Samantha Ramsey

A Star-Studded Scholarly Experience

By Kathy Williams. Photography by Randall Brown.

Samantha Ramsey had an out-of-this-world experience last fall when she attended the 70th International Astronautical Congress (IAC) in Washington, DC.

Ramsey, a first-generation college student and junior aerospace engineering major, was one of a handful of students selected by the national section of the American Institute of Aeronautics and Astronautics (AIAA) to attend IAC as a diversity scholar.

An Adams Run, South Carolina, native, Ramsey had to go to work after graduating from high school in order to support herself, working for various nonprofits for eight years before she could enroll in college.

Being a first-generation student and adult returning to college, on top of being a woman in engineering, can be extremely challenging. Being selected as a diversity scholar felt almost like an affirmation that, although I may not look like a typical engineering student, I do belong here and that all of my hard work is paying off.”

—Samantha Ramsey

Hosted by AIAA, IAC brought together more than 6,500 people from 70 different countries to celebrate both the 50th anniversary of the Apollo 11 mission and the international accomplishments and partnerships that have become the hallmark of space exploration.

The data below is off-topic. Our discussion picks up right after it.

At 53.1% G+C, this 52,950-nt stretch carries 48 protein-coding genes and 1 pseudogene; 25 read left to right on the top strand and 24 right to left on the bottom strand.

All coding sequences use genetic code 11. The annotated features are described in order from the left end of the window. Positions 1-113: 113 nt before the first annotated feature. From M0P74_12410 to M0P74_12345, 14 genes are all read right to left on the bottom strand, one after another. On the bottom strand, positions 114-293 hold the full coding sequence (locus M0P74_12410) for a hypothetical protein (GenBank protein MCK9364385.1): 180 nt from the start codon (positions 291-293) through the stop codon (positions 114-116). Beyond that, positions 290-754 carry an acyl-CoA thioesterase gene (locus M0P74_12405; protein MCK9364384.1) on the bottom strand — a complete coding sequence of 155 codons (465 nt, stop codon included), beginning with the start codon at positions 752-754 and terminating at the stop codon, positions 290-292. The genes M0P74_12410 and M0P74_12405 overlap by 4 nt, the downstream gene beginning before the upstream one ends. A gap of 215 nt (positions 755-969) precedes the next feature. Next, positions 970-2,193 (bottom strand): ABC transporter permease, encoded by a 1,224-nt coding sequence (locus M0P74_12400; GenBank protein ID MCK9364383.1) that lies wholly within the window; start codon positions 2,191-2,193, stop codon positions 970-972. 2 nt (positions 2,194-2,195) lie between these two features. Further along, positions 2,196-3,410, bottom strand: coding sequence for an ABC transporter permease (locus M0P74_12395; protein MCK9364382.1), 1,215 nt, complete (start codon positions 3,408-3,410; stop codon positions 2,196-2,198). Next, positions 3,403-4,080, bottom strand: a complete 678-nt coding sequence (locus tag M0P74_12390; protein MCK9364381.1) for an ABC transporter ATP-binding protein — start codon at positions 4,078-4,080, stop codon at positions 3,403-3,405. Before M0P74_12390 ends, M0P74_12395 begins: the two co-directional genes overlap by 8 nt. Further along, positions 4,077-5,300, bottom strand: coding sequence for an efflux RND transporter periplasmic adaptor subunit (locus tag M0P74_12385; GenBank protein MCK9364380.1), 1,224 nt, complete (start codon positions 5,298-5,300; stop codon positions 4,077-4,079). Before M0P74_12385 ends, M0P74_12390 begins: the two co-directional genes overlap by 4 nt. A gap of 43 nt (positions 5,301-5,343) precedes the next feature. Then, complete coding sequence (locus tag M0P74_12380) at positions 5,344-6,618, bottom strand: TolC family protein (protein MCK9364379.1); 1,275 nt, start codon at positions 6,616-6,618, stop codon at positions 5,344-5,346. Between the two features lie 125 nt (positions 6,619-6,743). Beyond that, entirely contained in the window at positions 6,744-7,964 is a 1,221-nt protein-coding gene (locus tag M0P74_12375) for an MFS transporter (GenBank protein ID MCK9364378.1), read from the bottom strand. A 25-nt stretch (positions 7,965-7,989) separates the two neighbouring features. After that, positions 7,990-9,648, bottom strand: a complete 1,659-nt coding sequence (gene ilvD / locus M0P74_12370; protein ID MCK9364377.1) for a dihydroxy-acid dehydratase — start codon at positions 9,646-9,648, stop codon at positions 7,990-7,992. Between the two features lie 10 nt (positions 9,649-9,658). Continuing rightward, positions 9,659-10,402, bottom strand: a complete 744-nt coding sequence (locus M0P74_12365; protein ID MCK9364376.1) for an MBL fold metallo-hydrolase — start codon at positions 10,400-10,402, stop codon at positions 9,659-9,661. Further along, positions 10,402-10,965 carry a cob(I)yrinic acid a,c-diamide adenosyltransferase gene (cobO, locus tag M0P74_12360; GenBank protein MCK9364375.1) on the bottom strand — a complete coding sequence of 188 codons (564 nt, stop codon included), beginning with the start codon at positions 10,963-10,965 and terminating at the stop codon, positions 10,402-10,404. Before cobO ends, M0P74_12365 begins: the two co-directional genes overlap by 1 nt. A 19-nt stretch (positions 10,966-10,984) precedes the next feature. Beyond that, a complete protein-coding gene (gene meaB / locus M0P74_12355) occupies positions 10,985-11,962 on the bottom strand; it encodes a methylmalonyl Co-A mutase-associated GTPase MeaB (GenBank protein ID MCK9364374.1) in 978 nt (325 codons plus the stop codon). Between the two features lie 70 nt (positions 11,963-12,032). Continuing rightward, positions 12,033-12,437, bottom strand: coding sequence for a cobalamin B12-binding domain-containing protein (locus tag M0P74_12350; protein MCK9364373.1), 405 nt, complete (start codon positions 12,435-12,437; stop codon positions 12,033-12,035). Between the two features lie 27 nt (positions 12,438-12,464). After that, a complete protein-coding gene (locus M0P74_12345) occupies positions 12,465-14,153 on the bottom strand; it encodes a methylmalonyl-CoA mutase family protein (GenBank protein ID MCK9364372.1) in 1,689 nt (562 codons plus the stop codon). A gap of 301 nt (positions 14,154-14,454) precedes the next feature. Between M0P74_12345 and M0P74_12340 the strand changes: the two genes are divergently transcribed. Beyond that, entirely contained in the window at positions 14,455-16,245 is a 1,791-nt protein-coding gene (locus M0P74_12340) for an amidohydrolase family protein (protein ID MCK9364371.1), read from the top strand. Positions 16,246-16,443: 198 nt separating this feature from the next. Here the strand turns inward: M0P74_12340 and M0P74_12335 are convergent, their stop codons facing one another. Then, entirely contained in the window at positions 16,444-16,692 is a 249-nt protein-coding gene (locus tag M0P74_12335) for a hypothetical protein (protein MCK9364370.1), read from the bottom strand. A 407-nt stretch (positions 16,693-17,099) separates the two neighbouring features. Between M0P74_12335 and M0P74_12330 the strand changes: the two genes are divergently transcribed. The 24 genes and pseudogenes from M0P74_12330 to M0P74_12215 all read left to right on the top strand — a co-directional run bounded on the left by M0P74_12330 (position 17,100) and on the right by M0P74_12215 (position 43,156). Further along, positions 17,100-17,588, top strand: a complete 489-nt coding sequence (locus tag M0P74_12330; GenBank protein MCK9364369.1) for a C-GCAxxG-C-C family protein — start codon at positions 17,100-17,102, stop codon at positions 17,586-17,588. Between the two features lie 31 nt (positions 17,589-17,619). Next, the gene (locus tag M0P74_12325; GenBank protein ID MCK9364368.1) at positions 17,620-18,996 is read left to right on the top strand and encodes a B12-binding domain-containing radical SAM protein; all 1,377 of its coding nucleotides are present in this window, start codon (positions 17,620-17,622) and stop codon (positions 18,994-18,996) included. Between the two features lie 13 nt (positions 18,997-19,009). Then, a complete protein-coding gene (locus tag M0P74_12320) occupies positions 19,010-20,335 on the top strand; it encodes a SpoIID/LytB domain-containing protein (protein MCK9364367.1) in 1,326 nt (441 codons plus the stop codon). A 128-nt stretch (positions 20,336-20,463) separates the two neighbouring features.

AIAA’s Diversity Scholars program, sponsored by Aurora Flight Sciences and the Boeing Company, helps underrepresented university students in aerospace engineering attend an AIAA forum. The scholarship covered all costs associated with attending IAC and included invitations to special events held during the conference.

Samantha Ramsey Poses with Bill Nye
Samantha Ramsey Poses with Bill Nye

Ramsey shared a table at a diversity luncheon with astronaut Buzz Aldrin, the second person to walk on the moon, attended a private party for the Planetary Society where she hung out with Bill Nye the Science Guy, had breakfast with astronaut Frank Culbertson, lunch with astronaut Sandy Magnus, and met the CEOs and presidents of aerospace engineering giants, including Boeing and Lockheed Martin.

“Attending the IAC was truly a once-in-a-lifetime experience,” said Ramsey. “I was also able to connect with international industry leaders, professors at my top choices for graduate school, and even childhood heroes. I have come away completely overflowing with inspiration, and more excited than ever to continue my education.”

Ramsey plans to use the knowledge she gained at the conference in research she’s doing with the trajectory team at NASA Marshall Space Flight Center under the direction of Stephanie TerMaath, the Jessie Zeanah Faculty Fellow.

Ramsey also spent the summer as an intern on the mission design and analysis branch of the trajectory team at NASA Marshall Space Flight Center, where she studied the celestial mechanics of the earth–moon system and built a program to help automate the process of determining launch windows for future Space Launch System missions.

Although Ramsey isn’t sure what the future holds, she aspires to attend graduate school, receive a doctorate in astrodynamics, and possibly study space law, all while continuing to press for diversity in engineering.

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